– DI Attenuation Switch: Adjusts the level of the DI output signal.

– LED Light Switch Control: Allows users to customize the ambient lighting of the pedal.

Performance:

True to its inspiration, the Joyo Tidal Wave excels in delivering classic rock tones and low-gain distortions reminiscent of the tech21 SansAmp. Whether you’re seeking gritty overdriven sounds or pristine clean tones, the Tidal Wave offers unparalleled flexibility and sonic versatility. The inclusion of a headphone out, XLR DI out with cab simulation, and throughout for the original bass sound make the Tidal Wave a versatile tool for both stage and studio applications. From practicing silently with headphones to crafting quality recordings in an ampless setup, the Tidal Wave delivers on all fronts with clarity, definition, and unmistakable character.

Pros:

The Tidal Wave boasts an array of advantages that set it apart from its direct competitors:

– Headphone Out: Transforms the pedal into a convenient practice tool.

– Size and Weight: Compact and lightweight design for easy transportation and setup.

– Rugged Construction: Durable build quality ensures longevity and reliability.

– DI and CabSim: Offers professional-grade direct recording capabilities with authentic cab simulation.

– Familiar Tones: Faithfully replicates the classic rock sounds of the tech21 SansAmp.

Cons:

While the Tidal Wave excels in many aspects, it does have a few drawbacks:

– Plastic Knobs: Knobs may feel less premium compared to pedals with metal controls.

– Cab Simulation Only on XLR Output: Limited cab simulation functionality may require additional routing for certain setups.

Conclusion:

In conclusion, the Joyo Tidal Wave Preamp stands as a testament to the enduring legacy of classic rock tones from the 90s. With its faithful homage to the tech21 SansAmp, comprehensive control set, and modern conveniences like headphone out and XLR DI with cab simulation, the Tidal Wave offers bassists a versatile  tool for sculpting their sound with precision and finesse. Whether you’re seeking to replicate iconic tones from the past or forge new sonic territories, the Joyo Tidal Wave Preamp is sure to inspire creativity and elevate your playing to new heights.

Available online at Amazon.com

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This Week’s Top 10 Basses on Instagram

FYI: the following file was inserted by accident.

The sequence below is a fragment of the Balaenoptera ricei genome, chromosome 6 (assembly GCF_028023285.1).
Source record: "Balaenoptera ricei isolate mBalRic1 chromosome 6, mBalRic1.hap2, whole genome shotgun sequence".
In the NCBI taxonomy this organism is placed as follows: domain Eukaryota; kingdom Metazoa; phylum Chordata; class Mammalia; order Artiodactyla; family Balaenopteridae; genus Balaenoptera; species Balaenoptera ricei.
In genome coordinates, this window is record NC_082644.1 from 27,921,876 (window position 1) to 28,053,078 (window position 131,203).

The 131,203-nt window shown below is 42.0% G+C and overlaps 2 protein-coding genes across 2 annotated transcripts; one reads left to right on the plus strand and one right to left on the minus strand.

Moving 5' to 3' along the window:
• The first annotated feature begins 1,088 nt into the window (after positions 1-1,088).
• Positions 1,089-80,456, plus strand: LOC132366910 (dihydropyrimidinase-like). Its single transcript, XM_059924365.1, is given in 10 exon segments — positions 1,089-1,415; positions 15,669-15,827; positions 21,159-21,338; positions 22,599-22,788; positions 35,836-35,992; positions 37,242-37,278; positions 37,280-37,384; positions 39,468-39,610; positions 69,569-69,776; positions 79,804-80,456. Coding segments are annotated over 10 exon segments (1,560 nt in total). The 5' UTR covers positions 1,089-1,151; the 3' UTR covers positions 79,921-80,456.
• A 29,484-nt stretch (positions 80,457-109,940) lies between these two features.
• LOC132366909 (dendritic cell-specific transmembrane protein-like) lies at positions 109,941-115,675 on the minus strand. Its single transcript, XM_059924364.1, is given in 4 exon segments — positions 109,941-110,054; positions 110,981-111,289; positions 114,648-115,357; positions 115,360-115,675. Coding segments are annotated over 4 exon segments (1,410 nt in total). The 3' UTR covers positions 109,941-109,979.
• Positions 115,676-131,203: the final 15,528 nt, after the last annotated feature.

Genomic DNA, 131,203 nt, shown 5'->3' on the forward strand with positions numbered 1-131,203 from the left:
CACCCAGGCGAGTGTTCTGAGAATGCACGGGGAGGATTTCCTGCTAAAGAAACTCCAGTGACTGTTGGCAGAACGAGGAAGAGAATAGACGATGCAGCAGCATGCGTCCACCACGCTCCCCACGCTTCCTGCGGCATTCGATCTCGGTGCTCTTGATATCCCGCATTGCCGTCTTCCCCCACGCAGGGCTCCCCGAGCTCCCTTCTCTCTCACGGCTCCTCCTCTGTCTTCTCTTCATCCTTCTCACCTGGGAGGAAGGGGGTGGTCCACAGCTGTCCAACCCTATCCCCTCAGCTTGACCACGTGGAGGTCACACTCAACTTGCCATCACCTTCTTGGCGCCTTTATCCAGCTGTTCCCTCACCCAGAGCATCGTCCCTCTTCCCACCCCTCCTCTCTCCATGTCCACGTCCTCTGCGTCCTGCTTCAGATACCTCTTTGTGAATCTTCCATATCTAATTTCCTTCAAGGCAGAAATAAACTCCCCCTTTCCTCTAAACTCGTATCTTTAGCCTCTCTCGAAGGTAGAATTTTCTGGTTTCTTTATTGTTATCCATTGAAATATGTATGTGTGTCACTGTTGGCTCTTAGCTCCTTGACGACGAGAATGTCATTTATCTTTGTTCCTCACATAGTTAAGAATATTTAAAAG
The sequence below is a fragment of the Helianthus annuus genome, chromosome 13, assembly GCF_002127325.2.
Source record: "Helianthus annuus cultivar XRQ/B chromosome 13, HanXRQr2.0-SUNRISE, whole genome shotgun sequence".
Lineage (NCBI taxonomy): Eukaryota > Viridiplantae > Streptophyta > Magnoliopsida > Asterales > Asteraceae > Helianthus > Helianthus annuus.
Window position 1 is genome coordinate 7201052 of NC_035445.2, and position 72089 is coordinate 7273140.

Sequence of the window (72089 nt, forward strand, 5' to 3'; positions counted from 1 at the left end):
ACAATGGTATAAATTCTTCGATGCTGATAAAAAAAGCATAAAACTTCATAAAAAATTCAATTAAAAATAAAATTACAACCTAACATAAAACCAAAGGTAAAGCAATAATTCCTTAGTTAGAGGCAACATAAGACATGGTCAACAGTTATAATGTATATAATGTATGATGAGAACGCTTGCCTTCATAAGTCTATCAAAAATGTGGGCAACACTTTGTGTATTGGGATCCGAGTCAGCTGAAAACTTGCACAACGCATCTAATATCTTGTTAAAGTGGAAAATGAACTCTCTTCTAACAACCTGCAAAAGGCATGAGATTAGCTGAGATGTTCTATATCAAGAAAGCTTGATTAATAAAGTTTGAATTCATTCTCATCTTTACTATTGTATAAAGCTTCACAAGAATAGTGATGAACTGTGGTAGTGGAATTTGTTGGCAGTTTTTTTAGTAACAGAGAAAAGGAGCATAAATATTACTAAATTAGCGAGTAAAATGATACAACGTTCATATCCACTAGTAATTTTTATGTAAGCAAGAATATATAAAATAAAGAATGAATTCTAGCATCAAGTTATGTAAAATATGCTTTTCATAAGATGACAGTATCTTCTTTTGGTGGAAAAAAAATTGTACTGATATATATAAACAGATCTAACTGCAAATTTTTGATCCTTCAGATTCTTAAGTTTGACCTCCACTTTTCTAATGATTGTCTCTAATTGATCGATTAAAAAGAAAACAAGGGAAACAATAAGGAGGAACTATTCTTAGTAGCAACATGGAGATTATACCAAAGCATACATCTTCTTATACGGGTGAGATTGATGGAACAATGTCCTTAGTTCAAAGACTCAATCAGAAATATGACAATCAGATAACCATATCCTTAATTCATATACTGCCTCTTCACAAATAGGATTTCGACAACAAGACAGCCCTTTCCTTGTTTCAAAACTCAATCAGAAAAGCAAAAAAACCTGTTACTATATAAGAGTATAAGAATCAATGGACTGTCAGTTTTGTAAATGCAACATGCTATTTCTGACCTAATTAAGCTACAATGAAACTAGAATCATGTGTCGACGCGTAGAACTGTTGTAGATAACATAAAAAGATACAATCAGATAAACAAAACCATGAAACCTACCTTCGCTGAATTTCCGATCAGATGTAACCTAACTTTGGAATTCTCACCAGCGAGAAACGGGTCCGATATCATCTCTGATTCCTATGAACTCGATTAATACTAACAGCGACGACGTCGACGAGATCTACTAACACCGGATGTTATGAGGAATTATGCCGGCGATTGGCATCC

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TOP 10 Basses of the week

Check out our top 10 favorite basses on Instagram this week…

Click to follow Bass Musician on Instagram @bassmusicianmag

FEATURED @cb_basses @alesvychodilbasses @odiengcustom @ramabass.ok @mauriziouberbasses @mgbassguitars @capursoguitars @thebassplace @adamovicbasses @ishguitars

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Bass CDs

New Project: NEMESIS CALL Announce “Kingdom of Shred” Album

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New Project: NEMESIS CALL Announce "Kingdom of Shred" Album

ALBERTO RIGONI’s New Project NEMESIS CALL Announce “Kingdom of Shred” Album, Feat. Super Talented Guests Such as Mike Terrana, Alexandra Zerner + Many Others

Worldwide known Italian bassist and composer ALBERTO RIGONI (soloist, BAD As, Kim Bingham, Vivaldi Metal Project, etc.) announces the new album “Kingdom of Shred” of his new project NEMESIS CALL. 

Alberto says: 
“Even if my latest album “Unexpected Lullabies”, dedicated to my newborn Vittoria Parini Rigoni, was released on June 4th 2024, I felt the need to compose new music (yes, I really can’t stop!). This time will be quite challenging because I’m willing to release an instrumental shred/prog/rock/metal/melodic album, that will feature many talented top-notch musicians such as drummer Mike Terrana, Alexandra Zerner, Alexandra Lioness, Aanika Pai (11 years old!), Keiji by Zero (19 years old!), SAKI and many others TBA/TBC). It won’t be easy to manage all such great musicians but I will make it! Are you ready to face a new prog experience? The album will be released in Digipack CD and in high-quality digital format approximately at the beginning of 2025 or maybe for Christmas!.”

As an independent artist, Alberto Rigoni has launched a fundraising campaign to support the project. Support at www.albertorigoni.net/nemesiscall. 20% of the income will be donated to Lega del Filo d’Oro (www.legadelfilodoro.it/it), an Italian association that helps deaf and blind children!

Visit online at www.albertorigoni.net | albertorigoni.bandcamp.com | facebook.com/albertorigonimusic | www.badas.rocks